Unintended Side Effects of Mineral Oil: Are Your Skin Products Safe?
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Is Mineral Oil Bad for You?
Refined mineral oil is considered a hazardous substance and industrial workers exposed to its pure form are advised to immediately and thoroughly wash any areas of the skin which have come into contact with the product. Despite this fact, many common cosmetic products, including moisturizing creams, tanning lotions, baby products and more contain mineral as a primary ingredient due to its slippery nature which allows easy spreading across the skin. A 2008 study published in the Journal of Investigative Dermatology has conclusively linked the use of mineral oil containing moisturizing creams to increased tumor development in mice, yet human studies have yet to be completed. The absence of important human safety data is in large part due to the lack of testing procedures required prior to marketing cosmetic products (which are regulated by the FDA but do not require approval).
Various Forms of Mineral Oil and Its Many Names
Mineral oil is a bi-product of the petroleum industry which is isolated and collected during the distillation of gasoline. The oil is used in various forms for applications ranging from engine lubrication to the treatment of constipation. In its less refined forms, mineral oil has long been recognized as a human carcinogen. When used as an ingredient in cosmetic products, the refined version must be utilized. Even after refining, however, mineral oil may still contain contaminants from the original petroleum from which it was distilled and has been shown to accumulate in human fatty tissue. The saturated hydrocarbons present in mineral oil are also readily expressed in human breast milk. When listed as an ingredient in cosmetic products, mineral oil may appear with any of the following names:
- Paraffin oil or liquid paraffin, baby oil or white oil;
- Drakeol, petrolatum, or albolene;
- Adepsine, lignite, or mineral seal oils.
Why Refined Mineral Oil is Bad: Promotes Tumor Growth
With the increase of various forms of skin cancer in the United States, some researchers began to suspect the widespread use of mineral oil containing cosmetic products played a role in the formation of tumors of the skin. A well designed study published in 2008 tested four common mineral oil containing moisturizing creams on mice which had been pre-treated with UVB light. The light treatment was designed to simulate conditions experienced by many Americans who have been exposed to significant amounts of sunlight early in life and later develop one or more types of skin cancer. After a 100mg dose of any of the four creams tested was applied to these mice five days a week for a total of 17 weeks, the total number of tumors detected increased by a full 69 percent.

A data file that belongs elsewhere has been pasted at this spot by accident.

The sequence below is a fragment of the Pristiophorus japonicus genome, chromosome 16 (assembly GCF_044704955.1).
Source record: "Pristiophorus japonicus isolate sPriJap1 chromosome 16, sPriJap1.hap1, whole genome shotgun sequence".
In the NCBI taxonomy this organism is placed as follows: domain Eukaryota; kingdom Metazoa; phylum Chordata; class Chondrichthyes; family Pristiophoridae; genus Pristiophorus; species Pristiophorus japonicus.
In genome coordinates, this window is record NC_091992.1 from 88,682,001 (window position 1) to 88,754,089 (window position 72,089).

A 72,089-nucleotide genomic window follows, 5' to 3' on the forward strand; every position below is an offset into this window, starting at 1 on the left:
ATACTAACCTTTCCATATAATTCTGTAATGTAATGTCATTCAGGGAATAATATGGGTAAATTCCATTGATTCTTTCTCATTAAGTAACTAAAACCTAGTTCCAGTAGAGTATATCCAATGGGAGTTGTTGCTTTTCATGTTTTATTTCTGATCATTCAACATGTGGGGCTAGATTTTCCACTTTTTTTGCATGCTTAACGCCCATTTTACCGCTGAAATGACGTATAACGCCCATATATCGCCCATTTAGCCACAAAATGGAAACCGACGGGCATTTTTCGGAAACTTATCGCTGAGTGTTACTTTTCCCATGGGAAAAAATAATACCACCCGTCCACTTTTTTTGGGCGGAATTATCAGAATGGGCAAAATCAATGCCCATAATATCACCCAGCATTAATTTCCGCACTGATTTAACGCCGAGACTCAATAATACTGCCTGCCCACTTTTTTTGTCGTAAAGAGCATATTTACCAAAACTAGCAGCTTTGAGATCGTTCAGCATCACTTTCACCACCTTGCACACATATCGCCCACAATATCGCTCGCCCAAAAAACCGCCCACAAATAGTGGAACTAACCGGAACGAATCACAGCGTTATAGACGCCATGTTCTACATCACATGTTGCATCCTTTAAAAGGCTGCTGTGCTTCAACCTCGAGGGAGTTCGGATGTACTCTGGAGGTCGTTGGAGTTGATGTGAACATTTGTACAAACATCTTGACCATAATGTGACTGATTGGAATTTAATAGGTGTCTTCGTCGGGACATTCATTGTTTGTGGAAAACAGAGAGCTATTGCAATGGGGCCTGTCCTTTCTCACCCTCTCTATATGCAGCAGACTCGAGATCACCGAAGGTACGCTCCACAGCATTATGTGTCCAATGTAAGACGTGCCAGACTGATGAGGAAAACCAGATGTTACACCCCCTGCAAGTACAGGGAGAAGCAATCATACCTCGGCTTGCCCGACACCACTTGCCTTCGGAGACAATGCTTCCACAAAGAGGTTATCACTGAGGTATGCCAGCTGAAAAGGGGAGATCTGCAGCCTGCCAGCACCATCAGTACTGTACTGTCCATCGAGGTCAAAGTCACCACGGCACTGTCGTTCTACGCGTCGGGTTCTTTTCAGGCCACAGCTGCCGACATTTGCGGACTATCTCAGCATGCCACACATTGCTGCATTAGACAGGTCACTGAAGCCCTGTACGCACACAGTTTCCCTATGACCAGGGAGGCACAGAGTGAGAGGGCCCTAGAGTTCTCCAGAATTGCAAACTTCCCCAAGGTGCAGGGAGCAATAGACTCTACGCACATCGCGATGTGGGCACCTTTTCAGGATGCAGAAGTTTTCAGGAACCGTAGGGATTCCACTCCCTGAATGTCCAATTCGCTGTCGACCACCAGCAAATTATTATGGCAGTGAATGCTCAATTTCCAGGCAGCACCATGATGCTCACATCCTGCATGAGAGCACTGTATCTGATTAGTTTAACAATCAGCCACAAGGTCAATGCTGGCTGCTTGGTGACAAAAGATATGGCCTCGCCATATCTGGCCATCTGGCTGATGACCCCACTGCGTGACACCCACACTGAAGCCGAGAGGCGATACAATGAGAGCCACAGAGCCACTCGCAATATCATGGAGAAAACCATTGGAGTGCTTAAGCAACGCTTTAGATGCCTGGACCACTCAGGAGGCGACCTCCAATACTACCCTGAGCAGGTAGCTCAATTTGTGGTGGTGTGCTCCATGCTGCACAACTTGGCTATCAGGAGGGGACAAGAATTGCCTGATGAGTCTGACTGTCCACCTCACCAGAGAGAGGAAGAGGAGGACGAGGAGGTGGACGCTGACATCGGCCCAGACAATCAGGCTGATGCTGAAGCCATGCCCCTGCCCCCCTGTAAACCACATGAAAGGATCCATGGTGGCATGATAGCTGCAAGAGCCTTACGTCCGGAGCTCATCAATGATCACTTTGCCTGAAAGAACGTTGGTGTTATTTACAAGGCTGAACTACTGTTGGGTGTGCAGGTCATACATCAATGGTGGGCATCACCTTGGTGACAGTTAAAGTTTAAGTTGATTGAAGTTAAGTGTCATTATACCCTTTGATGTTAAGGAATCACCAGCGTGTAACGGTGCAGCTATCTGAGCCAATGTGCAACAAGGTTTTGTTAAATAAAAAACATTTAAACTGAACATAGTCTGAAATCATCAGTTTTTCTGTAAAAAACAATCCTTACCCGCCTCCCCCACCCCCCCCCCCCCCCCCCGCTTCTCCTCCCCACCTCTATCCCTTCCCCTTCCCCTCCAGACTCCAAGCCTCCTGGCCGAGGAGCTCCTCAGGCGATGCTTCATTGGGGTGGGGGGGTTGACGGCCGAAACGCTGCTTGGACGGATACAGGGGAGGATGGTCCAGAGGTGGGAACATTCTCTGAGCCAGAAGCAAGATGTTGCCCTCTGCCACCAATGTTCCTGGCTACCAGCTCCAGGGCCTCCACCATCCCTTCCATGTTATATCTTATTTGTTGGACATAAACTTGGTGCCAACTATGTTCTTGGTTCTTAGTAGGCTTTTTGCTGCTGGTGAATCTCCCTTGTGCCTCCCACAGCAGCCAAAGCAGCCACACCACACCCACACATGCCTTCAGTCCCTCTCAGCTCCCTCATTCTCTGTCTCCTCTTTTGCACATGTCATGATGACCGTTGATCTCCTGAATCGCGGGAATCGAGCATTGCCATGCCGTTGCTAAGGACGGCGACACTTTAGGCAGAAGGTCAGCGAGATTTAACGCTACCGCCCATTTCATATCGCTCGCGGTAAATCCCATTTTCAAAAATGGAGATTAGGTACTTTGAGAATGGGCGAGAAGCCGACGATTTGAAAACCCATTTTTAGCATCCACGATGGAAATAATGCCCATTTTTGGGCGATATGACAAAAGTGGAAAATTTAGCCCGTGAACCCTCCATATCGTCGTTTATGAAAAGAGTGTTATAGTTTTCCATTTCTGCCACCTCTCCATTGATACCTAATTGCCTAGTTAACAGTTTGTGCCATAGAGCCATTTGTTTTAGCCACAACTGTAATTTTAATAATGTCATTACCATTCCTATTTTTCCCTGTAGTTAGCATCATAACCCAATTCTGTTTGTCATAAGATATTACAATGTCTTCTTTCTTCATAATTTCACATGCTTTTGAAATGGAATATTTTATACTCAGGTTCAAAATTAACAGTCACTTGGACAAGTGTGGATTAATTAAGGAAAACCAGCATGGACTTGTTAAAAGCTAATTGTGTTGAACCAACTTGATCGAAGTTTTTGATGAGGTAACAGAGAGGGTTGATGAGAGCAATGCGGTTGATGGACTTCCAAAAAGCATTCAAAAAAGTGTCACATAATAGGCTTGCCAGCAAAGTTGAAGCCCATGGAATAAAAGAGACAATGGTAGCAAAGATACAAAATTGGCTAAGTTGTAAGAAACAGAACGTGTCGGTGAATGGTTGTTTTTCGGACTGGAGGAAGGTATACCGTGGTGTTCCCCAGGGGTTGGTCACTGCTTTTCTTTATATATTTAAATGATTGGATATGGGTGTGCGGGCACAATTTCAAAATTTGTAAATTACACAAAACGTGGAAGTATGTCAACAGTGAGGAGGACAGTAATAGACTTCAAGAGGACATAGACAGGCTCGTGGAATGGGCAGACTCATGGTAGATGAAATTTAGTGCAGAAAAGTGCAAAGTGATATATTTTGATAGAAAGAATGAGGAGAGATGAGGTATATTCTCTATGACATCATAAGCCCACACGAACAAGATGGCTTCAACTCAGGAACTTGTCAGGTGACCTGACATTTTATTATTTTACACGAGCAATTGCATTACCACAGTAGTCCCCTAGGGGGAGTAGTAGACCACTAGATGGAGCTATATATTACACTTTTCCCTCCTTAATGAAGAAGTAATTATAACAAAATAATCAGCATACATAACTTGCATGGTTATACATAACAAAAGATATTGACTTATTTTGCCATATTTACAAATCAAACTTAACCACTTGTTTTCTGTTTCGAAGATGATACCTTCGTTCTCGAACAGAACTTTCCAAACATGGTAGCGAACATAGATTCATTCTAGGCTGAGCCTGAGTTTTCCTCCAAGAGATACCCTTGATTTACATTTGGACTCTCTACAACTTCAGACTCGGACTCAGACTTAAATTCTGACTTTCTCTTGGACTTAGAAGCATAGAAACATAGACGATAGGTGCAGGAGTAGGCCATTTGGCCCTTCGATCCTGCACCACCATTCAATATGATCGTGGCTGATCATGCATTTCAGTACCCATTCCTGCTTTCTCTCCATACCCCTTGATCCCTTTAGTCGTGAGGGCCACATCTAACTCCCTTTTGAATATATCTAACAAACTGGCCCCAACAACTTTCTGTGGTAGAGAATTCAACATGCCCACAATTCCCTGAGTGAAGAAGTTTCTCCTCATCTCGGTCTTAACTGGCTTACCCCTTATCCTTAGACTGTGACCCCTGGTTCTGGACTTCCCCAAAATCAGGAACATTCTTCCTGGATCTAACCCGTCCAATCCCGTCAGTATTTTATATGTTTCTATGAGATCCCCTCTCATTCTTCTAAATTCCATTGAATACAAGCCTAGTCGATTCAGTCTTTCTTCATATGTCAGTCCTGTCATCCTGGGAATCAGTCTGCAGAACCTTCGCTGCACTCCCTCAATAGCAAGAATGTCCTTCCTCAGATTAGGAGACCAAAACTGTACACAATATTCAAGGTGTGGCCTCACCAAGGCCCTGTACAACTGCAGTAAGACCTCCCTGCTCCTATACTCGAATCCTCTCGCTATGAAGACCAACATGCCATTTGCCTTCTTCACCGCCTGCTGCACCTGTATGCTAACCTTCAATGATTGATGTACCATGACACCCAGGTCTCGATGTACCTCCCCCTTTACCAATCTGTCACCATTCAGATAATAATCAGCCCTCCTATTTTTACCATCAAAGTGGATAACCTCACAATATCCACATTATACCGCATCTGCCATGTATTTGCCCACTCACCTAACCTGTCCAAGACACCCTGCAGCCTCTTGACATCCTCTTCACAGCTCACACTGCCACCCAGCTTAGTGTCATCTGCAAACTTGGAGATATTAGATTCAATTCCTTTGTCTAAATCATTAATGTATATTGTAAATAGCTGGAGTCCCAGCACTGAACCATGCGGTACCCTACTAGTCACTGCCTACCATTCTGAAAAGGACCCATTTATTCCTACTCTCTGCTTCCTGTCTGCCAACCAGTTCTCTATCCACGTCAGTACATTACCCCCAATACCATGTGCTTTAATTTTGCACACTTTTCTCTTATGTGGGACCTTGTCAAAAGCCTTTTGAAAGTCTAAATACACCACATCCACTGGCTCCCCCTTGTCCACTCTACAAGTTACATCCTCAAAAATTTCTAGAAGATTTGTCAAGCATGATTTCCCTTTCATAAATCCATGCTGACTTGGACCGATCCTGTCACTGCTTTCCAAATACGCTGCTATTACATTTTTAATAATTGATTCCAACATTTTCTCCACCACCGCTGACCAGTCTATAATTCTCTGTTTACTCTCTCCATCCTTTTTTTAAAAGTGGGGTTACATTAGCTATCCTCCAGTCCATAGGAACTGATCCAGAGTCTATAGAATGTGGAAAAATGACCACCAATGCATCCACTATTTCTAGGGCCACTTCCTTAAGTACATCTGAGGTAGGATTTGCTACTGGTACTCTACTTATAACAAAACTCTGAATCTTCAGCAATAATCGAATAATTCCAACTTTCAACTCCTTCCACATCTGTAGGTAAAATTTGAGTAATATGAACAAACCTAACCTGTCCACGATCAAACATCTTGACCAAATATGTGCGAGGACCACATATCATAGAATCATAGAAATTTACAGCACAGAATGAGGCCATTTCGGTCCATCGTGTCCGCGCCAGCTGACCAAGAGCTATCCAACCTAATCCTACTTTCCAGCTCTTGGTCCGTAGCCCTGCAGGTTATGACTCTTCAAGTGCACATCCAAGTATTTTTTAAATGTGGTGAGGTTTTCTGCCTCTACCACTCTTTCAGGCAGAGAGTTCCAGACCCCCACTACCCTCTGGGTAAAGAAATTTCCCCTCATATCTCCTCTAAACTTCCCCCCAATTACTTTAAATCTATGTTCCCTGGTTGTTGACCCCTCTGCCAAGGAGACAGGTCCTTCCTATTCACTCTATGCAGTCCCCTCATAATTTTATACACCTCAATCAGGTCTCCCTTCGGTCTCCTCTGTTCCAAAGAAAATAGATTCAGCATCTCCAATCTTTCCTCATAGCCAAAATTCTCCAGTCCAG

A "Custom Blend" Product Did Not Increase Tumor Development
To strengthen the results of the study, researchers applied a moisturizing cream produced with a custom designed list of ingredients free from mineral oil in any form. The mice were treated in exactly the same manner as those that received a daily dose of the mineral oil containing creams, yet did not show an increased rate of tumor development when compared to mice who were treated with water alone.
Human Studies on Mineral Oil Dangers Distinctly Absent
Despite the alarming results displayed by this nearly 10 year old study, no human safety testing has yet to be completed on the use of mineral oil in cosmetic products. Manufacturers are known to utilize this ingredient due to its slippery nature that promotes easy spreading of a cream or other product across the skin, yet numerous (and much safer) alternatives are known to exist. Coconut oil and other food grade oils provide many of the same properties as mineral oil but are not associated with any adverse health effects.
The FDA Does Not Require Testing Of Cosmetic Products
Manufacturers of cosmetic products are not required to undergo any approval process from the FDA. Although they are required to list the ingredients contained in the formulation, no specific safety testing is required before a product enters the market. The FDA does state that the safety of any cosmetic consumer product is the responsibility of the manufacturer and advises that each organization conduct whatever tests are necessary to determine such safety. In light of the 2008 independent study and the lack of initiative on the part of manufacturers to complete further safety testing of their products (and/or alter the formulations to utilize natural ingredients), this creates a potentially interesting scenario between cosmetic corporations, consumers, and professional attorneys.
Lawsuits in the Making
Class action lawsuits are designed to provide compensation and protection to groups of consumers who have unknowingly been exposed to hazardous products which were not sufficiently tested for safety before marketing to the general public. When considering that mineral oil (in less refined forms) is an acknowledged carcinogen and the fact that refined mineral oil is known to increase the formation of tumors in UVB treated mice, one could easily suspect that lawsuits against many cosmetic manufacturers are already brewing.
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